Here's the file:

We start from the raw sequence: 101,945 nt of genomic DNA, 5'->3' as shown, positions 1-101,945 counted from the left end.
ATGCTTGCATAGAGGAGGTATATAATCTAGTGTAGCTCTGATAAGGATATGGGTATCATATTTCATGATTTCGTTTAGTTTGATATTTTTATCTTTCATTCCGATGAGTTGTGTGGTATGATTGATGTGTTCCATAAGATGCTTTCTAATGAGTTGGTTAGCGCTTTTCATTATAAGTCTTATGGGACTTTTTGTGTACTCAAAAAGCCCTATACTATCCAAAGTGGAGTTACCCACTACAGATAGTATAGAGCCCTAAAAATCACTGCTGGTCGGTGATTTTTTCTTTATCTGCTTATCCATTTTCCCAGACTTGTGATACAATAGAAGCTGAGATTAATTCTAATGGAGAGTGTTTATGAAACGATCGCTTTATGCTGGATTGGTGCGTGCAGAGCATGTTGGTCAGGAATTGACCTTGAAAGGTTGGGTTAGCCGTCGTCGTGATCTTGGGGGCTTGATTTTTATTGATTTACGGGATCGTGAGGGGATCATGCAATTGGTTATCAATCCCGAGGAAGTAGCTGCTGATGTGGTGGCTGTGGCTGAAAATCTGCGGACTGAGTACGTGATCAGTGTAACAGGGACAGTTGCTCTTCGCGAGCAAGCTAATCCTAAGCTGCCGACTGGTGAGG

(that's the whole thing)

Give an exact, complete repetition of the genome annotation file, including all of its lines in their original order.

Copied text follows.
We start from the raw sequence: 101,945 nt of genomic DNA, 5'->3' as shown, positions 1-101,945 counted from the left end.
ATGCTTGCATAGAGGAGGTATATAATCTAGTGTAGCTCTGATAAGGATATGGGTATCATATTTCATGATTTCGTTTAGTTTGATATTTTTATCTTTCATTCCGATGAGTTGTGTGGTATGATTGATGTGTTCCATAAGATGCTTTCTAATGAGTTGGTTAGCGCTTTTCATTATAAGTCTTATGGGACTTTTTGTGTACTCAAAAAGCCCTATACTATCCAAAGTGGAGTTACCCACTACAGATAGTATAGAGCCCTAAAAATCACTGCTGGTCGGTGATTTTTTCTTTATCTGCTTATCCATTTTCCCAGACTTGTGATACAATAGAAGCTGAGATTAATTCTAATGGAGAGTGTTTATGAAACGATCGCTTTATGCTGGATTGGTGCGTGCAGAGCATGTTGGTCAGGAATTGACCTTGAAAGGTTGGGTTAGCCGTCGTCGTGATCTTGGGGGCTTGATTTTTATTGATTTACGGGATCGTGAGGGGATCATGCAATTGGTTATCAATCCCGAGGAAGTAGCTGCTGATGTGGTGGCTGTGGCTGAAAATCTGCGGACTGAGTACGTGATCAGTGTAACAGGGACAGTTGCTCTTCGCGAGCAAGCTAATCCTAAGCTGCCGACTGGTGAGG